For example: we all know that the lit green person on a pelican crossing means "cross the road". It's a standard we all recognise. But what the green person was wearing a fedora? Or a cape? Or one big shoe? You'd still cross the road, but perhaps with a little frisson in your step.
Aphex Twin has given the Korg Monologue one big shoe. The results sound great.
Click here to read a geeky music technology interview between Aphex Twin and the guy he worked on the Monologue with, Tatsuya Takahashi, whose home is pictured above. Takahashi designed loads for Korg as an engineer.
And below, listen to a brand new track called Korg Funk 5 created by Aphex Twin on three Monologues and a whole bunch of other Korg gear.
Jul 10, 2017
I went to BlueDot Festival. I missed loads because I was working, but here are some highlights...
Looking up to see the radio telescope everywhere I went. Monitoring. Watching. Judging.
Talking about key signatures with the Radiophonic Workshop.
Going to a brill science demo about the brain which was probably meant for kids but OMG BRAINZ!
Trying to escape the radio telescope, but no, it's still there. Always there.
Watching a robot turtle and frog having a stand-off in the woods.
Tumbling back to the 90s with a particularly retro Orbital set.
Wowing at Shobaleader One and the speed-bassing and flashy lights. Noodly but hugely entertaining.
Giving in to the radio telescope. It's the only way.
Making a zillion new friends. This was the friendliest festival I've been to. So many impromptu conversations.
Finding myself at the front of a Hawkwind gig surrounded by fans that have followed them since 1827.
Meeting the tremendously talented Hannah Peel from The Magnetic North... and the brass band she performed with. Parp.
Praising the radio telescope. All hail the radio telescope.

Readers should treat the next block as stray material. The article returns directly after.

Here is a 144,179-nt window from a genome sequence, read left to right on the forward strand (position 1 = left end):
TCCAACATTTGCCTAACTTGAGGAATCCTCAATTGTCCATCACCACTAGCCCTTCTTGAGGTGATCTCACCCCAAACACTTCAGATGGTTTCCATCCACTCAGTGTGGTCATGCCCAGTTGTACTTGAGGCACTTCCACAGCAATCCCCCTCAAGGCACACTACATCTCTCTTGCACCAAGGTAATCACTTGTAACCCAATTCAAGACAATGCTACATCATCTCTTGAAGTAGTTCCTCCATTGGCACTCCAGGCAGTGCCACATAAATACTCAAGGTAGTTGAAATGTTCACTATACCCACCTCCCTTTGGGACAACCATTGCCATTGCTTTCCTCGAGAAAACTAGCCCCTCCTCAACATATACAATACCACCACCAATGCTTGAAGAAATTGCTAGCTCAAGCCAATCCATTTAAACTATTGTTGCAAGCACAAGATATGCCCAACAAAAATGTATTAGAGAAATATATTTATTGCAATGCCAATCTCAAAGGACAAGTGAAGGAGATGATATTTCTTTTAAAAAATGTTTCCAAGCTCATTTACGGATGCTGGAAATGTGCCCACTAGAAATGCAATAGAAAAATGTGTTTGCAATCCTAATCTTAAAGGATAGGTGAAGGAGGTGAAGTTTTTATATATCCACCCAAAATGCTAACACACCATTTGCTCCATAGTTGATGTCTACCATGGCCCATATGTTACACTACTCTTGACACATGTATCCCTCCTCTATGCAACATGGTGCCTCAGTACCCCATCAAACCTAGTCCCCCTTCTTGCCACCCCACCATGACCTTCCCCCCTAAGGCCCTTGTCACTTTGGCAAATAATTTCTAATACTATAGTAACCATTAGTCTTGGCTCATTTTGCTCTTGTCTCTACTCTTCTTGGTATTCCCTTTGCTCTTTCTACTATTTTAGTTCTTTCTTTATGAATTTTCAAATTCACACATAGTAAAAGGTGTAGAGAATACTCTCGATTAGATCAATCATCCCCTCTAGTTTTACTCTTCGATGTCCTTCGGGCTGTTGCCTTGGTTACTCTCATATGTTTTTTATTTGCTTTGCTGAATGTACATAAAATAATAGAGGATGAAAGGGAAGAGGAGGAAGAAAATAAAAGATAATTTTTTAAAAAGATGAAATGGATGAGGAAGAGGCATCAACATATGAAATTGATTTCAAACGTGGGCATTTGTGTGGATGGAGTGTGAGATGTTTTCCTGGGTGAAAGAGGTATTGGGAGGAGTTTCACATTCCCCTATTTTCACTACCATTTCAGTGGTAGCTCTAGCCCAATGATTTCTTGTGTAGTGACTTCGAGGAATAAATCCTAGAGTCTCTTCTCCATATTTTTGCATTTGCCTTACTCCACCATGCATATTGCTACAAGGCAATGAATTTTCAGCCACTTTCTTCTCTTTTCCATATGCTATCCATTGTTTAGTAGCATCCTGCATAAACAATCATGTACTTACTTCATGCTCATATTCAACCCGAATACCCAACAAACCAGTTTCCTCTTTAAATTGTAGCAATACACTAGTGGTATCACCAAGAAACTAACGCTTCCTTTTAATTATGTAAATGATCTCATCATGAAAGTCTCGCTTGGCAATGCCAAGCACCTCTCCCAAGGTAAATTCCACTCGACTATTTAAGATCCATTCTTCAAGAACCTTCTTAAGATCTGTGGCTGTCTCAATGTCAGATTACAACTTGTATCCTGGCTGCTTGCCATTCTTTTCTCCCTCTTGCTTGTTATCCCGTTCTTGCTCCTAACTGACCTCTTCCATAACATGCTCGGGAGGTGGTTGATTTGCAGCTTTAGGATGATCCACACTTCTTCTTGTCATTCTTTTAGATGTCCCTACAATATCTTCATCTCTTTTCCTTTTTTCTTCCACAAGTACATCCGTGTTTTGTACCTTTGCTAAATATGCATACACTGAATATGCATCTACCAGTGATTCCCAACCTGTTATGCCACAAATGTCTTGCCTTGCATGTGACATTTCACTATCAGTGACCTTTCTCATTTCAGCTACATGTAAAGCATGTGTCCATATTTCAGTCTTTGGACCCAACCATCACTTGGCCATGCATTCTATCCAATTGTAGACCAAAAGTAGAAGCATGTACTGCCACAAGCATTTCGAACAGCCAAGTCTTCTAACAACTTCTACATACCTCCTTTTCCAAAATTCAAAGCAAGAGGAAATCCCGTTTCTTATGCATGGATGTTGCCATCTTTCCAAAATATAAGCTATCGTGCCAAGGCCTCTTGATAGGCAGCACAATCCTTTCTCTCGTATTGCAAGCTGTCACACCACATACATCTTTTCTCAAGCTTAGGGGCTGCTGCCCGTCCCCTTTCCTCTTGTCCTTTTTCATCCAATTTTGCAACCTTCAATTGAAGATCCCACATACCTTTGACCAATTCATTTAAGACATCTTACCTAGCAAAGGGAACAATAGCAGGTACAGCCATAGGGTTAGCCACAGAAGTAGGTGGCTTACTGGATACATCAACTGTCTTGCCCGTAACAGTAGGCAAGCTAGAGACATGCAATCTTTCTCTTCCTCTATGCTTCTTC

Hugging a big blue humming ball.
Witnessing the Radiophonic Workshop join Orbital, complete with headlamps, for a mega rendition of the Doctor Who theme tune.
What's that, radio telescope? I should press 'publish'? As you wish, radio telescope. All praise and glory to the ra--
Jul 7, 2017
I'm still on the go, so no time to blog. At all. I've not even got time to write this sentence. See? Told you so.
Have some Oramics. This is the method that Daphne Oram developed of turning drawings into sound. It's giving me ideas...
The blokey in this video makes a really good point about constraints. Working with designated limits is a good idea with most creative projects, whether it be music making, story writing or building a Nutella sculpture of DJ Khaled.
Jul 5, 2017
Things are a bit hectic this week, so pouring words down this blog drain may be more difficult than usual.
In lieu of quality written content, enjoy this old track by Lionrock.
I'm posting this because I mentioned Justin Robertson's Lionrock to someone the other day and they had never heard of him. We were stood a stone's throw from Wilmslow Road, Manchester. As in the Wilmslow Road featured in the Lionrock track Wilmslow Road.
Tssch. Sometimes I doubt people's commitment to geographically-themed records.
So here is Wilmslow Road, from Lionrock's debut album An Instinct For Detection (1996).
Jul 3, 2017